The College Board, who writes and administers the SAT, will release an updated SAT in March of 2016. This revision is designed to more accurately measure how successful students will be in college.
Ivy League and other prestigious universities -- the ones in high demand, the ones whose names make you raise your eyebrows -- aren't hurting for students. They have plenty of applicants, and many of them, once accepted, will choose to go to their school.
SAT Subject Tests are short discipline-specific exams offered by the SAT test-creators. They are designed to help you highlight your knowledge in a particular area, such as chemistry or Italian.
Major changes will be affecting the SAT in 2016. This isn't the first time changes have affected the long withstanding SAT, a standardized exam colleges and universities have traditionally used to evaluate students' academic standing and ultimately, acceptance.
By making the SAT more representative of what students learn in their schools, the College Board may democratize the exam, and make its accessibility -- and therefore college's accessibility -- open to everyone.
We believe that the SAT and ACT can serve as highly motivating forces for improvement and bellwethers of dedication. It is simply a matter of perspective.
Put the day and test into perspective. This test will NOT determine the rest of your life.
College counselors share other, unexpected suggestions that may help you impress colleges and stand out from your competition.
The decision to retake the SAT and/or the ACT is a significant one, and you must consider several questions in order to reach the conclusion that is correct for you.
The way in which universities admit students can seem like a bit of a mystery -- even after completing the process yourself. Misguided assumptions and well-circulated rumors litter mainstream thought. Don't allow yourself to fall for them!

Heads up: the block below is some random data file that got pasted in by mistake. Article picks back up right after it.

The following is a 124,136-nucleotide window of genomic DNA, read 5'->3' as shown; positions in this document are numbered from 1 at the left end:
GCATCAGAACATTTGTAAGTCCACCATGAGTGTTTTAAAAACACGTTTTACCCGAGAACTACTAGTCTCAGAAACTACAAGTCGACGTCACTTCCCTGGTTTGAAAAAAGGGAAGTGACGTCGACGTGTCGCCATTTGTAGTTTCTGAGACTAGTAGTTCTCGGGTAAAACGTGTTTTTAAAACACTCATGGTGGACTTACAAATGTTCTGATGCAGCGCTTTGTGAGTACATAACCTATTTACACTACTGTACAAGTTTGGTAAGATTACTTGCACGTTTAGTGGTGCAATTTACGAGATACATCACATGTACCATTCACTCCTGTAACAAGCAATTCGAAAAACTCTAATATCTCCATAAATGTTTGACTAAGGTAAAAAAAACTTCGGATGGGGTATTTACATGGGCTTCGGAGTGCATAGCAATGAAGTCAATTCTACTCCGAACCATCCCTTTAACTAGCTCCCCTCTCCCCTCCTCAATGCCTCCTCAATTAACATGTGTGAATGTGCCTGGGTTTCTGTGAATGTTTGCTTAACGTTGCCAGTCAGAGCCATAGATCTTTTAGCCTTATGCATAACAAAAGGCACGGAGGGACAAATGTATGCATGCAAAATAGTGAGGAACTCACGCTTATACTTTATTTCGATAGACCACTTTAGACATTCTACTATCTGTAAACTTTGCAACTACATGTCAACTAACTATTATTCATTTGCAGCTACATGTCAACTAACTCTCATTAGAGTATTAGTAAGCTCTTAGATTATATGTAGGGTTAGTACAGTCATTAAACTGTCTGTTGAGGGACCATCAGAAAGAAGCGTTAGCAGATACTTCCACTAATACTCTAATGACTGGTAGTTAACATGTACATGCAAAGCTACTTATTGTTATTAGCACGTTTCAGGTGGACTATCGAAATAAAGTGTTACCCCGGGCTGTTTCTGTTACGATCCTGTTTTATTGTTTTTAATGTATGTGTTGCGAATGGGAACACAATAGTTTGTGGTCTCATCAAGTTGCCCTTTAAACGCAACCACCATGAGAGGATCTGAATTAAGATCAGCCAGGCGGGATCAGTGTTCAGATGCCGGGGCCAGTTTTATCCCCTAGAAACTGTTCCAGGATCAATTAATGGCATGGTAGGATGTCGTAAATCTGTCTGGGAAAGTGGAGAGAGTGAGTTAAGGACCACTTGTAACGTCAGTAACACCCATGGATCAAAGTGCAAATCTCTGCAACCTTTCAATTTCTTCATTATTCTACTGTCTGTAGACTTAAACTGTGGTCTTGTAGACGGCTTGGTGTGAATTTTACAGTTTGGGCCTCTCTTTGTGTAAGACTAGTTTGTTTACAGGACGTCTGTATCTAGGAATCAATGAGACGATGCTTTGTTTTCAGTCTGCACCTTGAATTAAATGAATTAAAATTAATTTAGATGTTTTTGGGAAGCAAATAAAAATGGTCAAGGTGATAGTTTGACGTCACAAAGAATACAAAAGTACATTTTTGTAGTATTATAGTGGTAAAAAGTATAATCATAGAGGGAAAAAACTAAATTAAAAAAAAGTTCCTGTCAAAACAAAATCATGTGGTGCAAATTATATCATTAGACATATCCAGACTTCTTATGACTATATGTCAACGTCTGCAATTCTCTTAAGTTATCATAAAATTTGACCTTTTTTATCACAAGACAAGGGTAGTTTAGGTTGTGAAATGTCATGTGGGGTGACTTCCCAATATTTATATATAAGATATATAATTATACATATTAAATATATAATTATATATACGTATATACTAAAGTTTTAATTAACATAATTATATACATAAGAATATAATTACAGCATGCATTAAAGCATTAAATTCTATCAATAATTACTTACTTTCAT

This is your chance to not only discover how well you might fit into a certain college's environment, but also to present yourself as an ideal candidate for acceptance.
It may not feel like it now, but being able to have a wide breadth of knowledge in so many vastly different topics will prove to be incredibly beneficial to your career, whatever it may be.
With a clear plan and a good head start, any student can walk into the test room feeling confident and prepared.
So I studied. I wrote practice essays, cleared out my library's SAT prep shelf, and rationed my hours of sleep a little more harshly. I worked my butt off, got the score I wanted, end of story, right? Well... not exactly.
Sorry, kids, there's homework. And for rising seniors, it's high-stakes homework. It's an assignment that will probably rattle plenty of nerves -- and might even ignite a squabble or two between parents and kids. It's the infamous Common Application essay.
It would allow students more TIME to pursue their academic passions, get a job, make an impact on their communities, write for their school newspapers, do high level research, and read for pleasure. The irony, of course, is these are exactly the attributes top colleges profess to want from their applicants.